A unique new study of Ontario adults with congenital heart disease (CHD) has found that even those with mild congenital heart abnormalities who developed heart failure face worse outcomes than people with heart failure without CHD.

The study shows that Ontarians with CHD and heart failure have higher rates of mortality in the short-term, near-term and long-term and have higher readmission rates to hospital at 30 days and over 10 years. Yet they do not have as many risk factors for heart failure such as hypertension or diabetes.

“This is striking, because we tend to think of milder forms congenital heart disease, which involves more ‘simple’ lesions, as something that once treated allows patients to continue living their life with minimal long-term effects,” says Dr. Wendy Tsang, clinician-scientist at Peter Munk Cardiac Centre and first author of the paper.

“Yet this may not be true. That they develop heart failure with fewer traditional risk factors means there are other changes that we must study further, because it is exposing them to worse outcomes long-term.”

The research, now published in ESC: Heart Failure, was funded by the Ted Rogers Centre for Heart Research and Heart & Stroke and performed at University Health Network (UHN) and ICES, formerly the Institute for Clinical Evaluative Sciences.

Study suggests closer monitoring required

Because CHD patients living longer today, cases of congestive heart disease are rising, and more general cardiologists and family physicians will be involved in managing their care. Dr. Tsang notes that about eight out of 10 CHD patients aren’t being followed by a specialty clinic.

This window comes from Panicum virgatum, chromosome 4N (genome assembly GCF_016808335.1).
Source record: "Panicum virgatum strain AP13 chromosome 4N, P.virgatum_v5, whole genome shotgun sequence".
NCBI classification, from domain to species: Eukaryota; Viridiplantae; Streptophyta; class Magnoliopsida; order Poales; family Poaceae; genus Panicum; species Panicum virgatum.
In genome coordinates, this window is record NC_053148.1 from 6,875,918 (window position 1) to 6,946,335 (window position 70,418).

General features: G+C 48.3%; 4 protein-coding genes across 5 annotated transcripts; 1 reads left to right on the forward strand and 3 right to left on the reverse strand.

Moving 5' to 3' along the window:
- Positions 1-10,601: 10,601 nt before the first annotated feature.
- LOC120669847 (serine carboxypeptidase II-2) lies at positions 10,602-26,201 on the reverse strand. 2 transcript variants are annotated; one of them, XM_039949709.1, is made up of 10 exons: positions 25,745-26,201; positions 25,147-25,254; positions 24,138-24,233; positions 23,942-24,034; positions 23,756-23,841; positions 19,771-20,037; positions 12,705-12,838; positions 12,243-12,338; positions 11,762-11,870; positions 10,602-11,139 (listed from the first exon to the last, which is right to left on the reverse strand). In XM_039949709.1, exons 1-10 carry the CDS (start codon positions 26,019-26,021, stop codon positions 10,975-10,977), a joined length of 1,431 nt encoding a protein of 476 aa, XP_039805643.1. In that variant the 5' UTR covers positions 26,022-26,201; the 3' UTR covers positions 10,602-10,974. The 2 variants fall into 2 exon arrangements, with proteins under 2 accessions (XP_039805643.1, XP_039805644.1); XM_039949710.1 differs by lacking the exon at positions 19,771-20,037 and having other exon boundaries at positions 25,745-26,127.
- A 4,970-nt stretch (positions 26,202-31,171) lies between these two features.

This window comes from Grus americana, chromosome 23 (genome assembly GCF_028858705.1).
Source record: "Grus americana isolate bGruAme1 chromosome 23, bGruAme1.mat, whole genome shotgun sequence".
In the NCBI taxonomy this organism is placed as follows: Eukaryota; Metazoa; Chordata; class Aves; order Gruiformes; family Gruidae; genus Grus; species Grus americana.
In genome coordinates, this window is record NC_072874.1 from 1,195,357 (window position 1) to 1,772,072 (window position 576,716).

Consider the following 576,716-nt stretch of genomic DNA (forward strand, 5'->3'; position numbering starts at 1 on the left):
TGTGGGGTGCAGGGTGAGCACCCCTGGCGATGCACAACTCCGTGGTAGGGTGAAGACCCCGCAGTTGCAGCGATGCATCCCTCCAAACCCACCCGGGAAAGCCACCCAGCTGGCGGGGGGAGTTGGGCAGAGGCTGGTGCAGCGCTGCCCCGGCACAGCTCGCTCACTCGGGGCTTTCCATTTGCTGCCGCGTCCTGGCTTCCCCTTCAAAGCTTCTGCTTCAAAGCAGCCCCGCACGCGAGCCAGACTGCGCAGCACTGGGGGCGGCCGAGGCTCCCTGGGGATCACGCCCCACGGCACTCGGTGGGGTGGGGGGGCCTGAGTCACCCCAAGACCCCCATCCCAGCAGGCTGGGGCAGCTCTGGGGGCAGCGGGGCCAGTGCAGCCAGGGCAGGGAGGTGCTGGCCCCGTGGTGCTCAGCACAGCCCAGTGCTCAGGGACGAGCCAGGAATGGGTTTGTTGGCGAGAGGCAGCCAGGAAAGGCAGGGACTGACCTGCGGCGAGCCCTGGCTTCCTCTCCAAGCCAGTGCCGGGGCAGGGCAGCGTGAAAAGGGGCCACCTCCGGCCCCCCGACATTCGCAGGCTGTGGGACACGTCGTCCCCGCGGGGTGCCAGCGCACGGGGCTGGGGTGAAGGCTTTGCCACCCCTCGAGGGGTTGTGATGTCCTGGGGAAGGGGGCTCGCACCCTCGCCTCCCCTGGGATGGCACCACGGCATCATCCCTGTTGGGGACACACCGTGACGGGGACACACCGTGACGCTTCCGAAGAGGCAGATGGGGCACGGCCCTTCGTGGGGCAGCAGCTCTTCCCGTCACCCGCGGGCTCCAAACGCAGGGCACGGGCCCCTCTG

Until now, there has been a major research gap as it relates to what outcomes these patients experience after a hospital admission for heart failure. Little is known about what happens in the years that follow their initial heart failure diagnosis and, consequently, what’s triggers their heart failure and poorer outcomes.

“At a system level, the results suggest that adults with congenital heart disease should be monitored more closely, and we should manage cardiovascular risk factors with greater urgency,” Dr. Tsang says. “The focus is often on treating the atrial septal defect or bicuspid aortic valve that may be causing leakage or restricting blood flow – but we need to go beyond that to provide comprehensive follow-up by managing cholesterol levels and blood pressure to help prevent hospitalization or even death from heart failure.”

Helping an often neglected group of patients

The research team leveraged population health data from across the province to capture all patients in Ontario with CHD – the only way to understand their actual outcomes. In so doing, they took the entire congenital heart disease population in Ontario, and matched those who developed heart failure to those who did not.

“CHD is an often neglected group of patients, and we hope that this study and its findings will shed light on some of the poor outcomes we’re seeing in adults with congenital heart disease,” says Dr. Douglas Lee, Ted Rogers Chair in Heart Function Outcomes, senior scientist at ICES and lead author.

“It’s important for patients to know that if they’ve had congestive heart disease and experienced heart failure, they must become actively involved in their own care and help ensure their entire health-care team is working in tandem to get the ongoing management they need.”

The researchers say the next step is to study people with simple lesions and identify any trends that are leading to adverse outcomes, because not all cases of CHD are the same. Additionally, more studies are needed to uncover early problems that emerge when anyone with the disease – whether simple or complex – develops heart failure.